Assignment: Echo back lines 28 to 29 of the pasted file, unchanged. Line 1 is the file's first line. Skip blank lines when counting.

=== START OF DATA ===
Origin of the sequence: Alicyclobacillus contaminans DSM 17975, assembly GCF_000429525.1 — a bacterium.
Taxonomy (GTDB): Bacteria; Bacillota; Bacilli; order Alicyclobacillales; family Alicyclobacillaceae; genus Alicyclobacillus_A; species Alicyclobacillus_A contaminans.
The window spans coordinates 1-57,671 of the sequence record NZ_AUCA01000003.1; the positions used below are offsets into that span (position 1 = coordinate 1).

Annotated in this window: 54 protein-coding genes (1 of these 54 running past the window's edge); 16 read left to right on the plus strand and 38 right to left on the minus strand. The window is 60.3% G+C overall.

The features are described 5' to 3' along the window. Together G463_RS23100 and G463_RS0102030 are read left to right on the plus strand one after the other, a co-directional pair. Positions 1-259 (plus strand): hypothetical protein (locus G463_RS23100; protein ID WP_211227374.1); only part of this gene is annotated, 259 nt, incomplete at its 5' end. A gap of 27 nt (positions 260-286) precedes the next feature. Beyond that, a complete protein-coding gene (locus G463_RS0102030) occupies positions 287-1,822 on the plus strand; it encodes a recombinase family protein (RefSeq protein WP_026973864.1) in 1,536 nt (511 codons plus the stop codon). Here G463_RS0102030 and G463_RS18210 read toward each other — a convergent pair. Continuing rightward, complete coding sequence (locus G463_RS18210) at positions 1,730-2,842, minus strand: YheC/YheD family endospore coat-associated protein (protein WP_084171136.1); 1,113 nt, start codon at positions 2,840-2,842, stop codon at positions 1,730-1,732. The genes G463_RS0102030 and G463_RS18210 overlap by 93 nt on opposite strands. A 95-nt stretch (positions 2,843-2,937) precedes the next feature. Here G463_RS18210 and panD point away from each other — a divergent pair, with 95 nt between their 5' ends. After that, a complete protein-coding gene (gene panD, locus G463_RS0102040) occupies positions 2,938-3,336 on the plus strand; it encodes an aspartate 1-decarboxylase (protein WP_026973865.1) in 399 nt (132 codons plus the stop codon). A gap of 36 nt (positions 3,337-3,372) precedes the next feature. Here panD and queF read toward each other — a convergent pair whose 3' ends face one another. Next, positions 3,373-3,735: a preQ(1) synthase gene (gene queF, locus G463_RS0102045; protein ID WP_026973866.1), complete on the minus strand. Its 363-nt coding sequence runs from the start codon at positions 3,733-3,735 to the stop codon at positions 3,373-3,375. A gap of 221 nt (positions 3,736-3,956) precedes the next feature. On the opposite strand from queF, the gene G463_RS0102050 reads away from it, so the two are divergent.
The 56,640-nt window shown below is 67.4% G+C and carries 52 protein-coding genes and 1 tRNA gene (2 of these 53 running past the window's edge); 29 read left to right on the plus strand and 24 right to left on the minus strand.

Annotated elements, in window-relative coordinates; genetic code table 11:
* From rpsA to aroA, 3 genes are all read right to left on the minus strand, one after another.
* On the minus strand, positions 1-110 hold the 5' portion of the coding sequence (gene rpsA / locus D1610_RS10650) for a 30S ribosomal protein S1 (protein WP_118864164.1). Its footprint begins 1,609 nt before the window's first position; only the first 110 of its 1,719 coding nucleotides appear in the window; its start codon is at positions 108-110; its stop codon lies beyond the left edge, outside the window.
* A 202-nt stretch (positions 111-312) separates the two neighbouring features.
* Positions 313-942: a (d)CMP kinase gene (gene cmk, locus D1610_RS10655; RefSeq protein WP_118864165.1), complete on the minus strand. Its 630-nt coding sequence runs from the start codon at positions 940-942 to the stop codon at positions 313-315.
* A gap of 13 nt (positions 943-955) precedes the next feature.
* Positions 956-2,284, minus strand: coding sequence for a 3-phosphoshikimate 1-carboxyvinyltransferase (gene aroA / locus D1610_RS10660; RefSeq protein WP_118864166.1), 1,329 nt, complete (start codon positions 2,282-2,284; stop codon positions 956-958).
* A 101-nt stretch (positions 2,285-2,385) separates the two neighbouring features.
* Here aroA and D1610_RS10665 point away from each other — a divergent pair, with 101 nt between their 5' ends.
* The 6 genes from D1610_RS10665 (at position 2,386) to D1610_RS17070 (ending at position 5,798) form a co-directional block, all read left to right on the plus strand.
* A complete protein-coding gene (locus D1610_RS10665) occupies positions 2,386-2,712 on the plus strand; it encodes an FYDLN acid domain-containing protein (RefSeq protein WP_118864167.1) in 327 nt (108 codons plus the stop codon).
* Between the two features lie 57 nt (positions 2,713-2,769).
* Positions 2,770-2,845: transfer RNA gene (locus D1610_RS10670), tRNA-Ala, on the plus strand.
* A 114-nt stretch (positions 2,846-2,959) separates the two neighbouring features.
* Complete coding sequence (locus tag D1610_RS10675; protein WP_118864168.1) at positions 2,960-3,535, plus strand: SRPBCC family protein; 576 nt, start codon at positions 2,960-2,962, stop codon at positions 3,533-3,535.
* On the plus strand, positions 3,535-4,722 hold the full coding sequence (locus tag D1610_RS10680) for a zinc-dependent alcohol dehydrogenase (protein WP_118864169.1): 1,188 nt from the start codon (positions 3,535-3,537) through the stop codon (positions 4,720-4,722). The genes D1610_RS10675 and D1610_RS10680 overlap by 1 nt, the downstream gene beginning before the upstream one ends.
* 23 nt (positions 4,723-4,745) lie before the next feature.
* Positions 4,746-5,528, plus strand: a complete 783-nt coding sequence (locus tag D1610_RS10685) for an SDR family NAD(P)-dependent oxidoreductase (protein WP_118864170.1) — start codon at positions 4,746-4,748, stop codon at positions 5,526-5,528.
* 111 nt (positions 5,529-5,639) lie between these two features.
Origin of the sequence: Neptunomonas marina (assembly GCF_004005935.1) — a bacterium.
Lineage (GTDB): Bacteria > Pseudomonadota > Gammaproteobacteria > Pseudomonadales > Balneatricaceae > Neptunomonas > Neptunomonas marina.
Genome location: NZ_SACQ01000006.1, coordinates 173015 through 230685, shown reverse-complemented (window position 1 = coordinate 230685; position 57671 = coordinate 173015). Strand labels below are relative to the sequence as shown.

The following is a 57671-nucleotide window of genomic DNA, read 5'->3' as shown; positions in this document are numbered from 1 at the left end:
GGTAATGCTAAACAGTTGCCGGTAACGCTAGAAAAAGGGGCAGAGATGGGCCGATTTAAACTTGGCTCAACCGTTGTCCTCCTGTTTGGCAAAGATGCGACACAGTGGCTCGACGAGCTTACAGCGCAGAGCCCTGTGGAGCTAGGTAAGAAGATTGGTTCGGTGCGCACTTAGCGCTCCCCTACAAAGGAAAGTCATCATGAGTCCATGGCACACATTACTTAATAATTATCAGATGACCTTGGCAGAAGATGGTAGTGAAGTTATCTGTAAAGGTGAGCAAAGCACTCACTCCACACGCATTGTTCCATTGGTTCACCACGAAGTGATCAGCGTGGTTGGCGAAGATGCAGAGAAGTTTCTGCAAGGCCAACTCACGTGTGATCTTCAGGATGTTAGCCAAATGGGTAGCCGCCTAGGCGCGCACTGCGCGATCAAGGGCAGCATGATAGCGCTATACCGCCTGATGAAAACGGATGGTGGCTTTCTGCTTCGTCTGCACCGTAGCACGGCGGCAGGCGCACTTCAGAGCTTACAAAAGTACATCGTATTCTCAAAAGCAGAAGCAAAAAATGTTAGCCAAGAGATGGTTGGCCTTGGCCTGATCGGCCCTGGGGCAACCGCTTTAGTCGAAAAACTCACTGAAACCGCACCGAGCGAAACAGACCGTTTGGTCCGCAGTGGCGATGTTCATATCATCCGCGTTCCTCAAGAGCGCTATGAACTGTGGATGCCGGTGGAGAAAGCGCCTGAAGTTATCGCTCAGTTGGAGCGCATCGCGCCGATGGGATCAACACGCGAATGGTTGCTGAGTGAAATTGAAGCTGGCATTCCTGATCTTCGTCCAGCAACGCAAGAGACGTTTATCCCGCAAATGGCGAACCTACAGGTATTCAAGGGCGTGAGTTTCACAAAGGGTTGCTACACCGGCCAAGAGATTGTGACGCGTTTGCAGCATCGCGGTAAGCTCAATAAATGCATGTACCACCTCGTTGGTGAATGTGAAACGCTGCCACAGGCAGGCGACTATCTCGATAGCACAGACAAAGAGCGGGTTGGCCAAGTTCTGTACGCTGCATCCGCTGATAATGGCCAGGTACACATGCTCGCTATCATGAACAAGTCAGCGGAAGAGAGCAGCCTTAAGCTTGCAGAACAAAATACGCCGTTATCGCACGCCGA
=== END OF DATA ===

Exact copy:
Genome location: NZ_SACQ01000006.1, coordinates 173015 through 230685, shown reverse-complemented (window position 1 = coordinate 230685; position 57671 = coordinate 173015). Strand labels below are relative to the sequence as shown.

The following is a 57671-nucleotide window of genomic DNA, read 5'->3' as shown; positions in this document are numbered from 1 at the left end: